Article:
The weaker dollar might please President Trump, who has constantly complained the dollar's strength curbs growth. A weaker dollar is supposed to benefit U.S. exporters because it makes their products more competitive abroad.

However, the Trump administration's seismic decision to enforce separation between two world's economic and technological superpowers is throwing cold water on that, as China is a huge market.

Although Vice President Mike Pence has recently denied the Trump administration's intention to decouple the China-U.S. economic relationship explicitly, the U.S. government has not yet lifted its blacklist that bars Chinese firms from doing business with American companies without official permission.

In the latest development, the U.S. Federal Communications Commission announced on October 28 that it will place further restrictions on Huawei within the U.S. market and remove government subsidies for small and rural U.S. providers who purchase equipment or services from Huawei.

U.S. President Donald Trump makes a statement in the Diplomatic Reception Room of the White House in Washington, October 27, 2019. /VCG Photo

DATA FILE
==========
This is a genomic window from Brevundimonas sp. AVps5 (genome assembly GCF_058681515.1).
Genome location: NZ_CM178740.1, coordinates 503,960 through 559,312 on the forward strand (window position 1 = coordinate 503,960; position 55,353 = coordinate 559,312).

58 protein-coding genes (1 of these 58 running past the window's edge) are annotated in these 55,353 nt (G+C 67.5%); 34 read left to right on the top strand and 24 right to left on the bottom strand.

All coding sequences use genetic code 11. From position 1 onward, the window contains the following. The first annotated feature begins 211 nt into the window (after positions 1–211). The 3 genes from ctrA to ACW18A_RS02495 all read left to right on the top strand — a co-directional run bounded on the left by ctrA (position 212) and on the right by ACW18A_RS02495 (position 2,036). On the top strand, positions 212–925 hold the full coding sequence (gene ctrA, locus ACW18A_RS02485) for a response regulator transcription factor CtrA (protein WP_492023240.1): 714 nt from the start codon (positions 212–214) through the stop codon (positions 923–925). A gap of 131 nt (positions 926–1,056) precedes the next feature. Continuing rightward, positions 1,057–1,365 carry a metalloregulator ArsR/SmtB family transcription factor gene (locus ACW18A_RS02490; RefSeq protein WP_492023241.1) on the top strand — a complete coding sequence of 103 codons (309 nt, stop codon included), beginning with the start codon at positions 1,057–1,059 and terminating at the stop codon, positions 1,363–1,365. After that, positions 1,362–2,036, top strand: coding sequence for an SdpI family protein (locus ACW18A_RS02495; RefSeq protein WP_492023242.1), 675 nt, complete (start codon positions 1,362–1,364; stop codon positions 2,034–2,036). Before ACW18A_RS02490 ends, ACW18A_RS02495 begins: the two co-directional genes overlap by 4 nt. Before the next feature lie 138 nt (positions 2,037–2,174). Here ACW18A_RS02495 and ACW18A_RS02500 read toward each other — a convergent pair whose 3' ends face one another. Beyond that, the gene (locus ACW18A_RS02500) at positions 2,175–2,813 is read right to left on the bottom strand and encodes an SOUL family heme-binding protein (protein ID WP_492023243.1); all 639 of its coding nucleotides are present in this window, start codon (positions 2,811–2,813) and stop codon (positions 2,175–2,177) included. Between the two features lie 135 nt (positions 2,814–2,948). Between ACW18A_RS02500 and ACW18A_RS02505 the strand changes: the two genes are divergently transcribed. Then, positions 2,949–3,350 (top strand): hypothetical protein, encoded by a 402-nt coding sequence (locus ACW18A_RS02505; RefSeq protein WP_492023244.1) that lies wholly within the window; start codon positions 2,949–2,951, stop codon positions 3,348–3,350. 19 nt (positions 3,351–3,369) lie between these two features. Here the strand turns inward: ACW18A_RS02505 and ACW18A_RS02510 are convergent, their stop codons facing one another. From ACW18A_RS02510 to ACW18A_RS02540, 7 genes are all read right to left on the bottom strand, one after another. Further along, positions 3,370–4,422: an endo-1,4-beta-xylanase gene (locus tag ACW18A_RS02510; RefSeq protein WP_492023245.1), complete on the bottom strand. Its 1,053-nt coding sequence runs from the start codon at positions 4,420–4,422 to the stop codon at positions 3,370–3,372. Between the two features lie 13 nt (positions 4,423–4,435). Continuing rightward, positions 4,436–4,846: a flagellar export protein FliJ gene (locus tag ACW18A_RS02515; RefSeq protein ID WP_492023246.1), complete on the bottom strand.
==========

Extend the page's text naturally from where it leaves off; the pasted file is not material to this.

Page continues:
U.S. President Donald Trump makes a statement in the Diplomatic Reception Room of the White House in Washington, October 27, 2019. /VCG Photo

The damage of the Trump administration's policies is seen through U.S. economic data for the third quarter, for example, with declines in net exports (minus 0.08) and gross private investment (minus 0.27) offset by government spending that accounted for 0.35 point of the 1.9 percent growth.

The S&P 500 companies with more international exposure reported falling earnings compared with a year earlier.

According to the latest version of ADP National Employment Report, the nonfarm private sector in the U.S. added 125,000 jobs in October 2019, a substantial drop from 227,000 jobs from the same period last year.

Opportunities open up for emerging markets 

The Fed rate cut gives emerging economies a welcome silver lining or creates a benign opportunity for them to ease their own interest rates to exploit catch-up growth.

Following the Fed, a wider move of rate cuts around the developing world has been underway, with central banks in Brazil, Kuwait and the United Arab Emirates among those acting.

To hedge uncertainty in the U.S. markets, investors are heading to emerging markets, contributing to their currency stability and even currency appreciation. A stronger currency makes it easier for developing countries to service their dollar-denominated debt.

Currency appreciation could help curb inflation in emerging economies, where central banks often fight to keep prices from soaring too quickly. Oil, copper and most other raw materials denominated in dollars are likely to become more acceptable for emerging economies when the U.S. currency is not going up, helping choke off inflation.

Emerging economies should take the opportunity to reduce short-term foreign-currency debt, aim to maintain solid balance sheets and ensure their development measures are reinforced by better global policy coordination.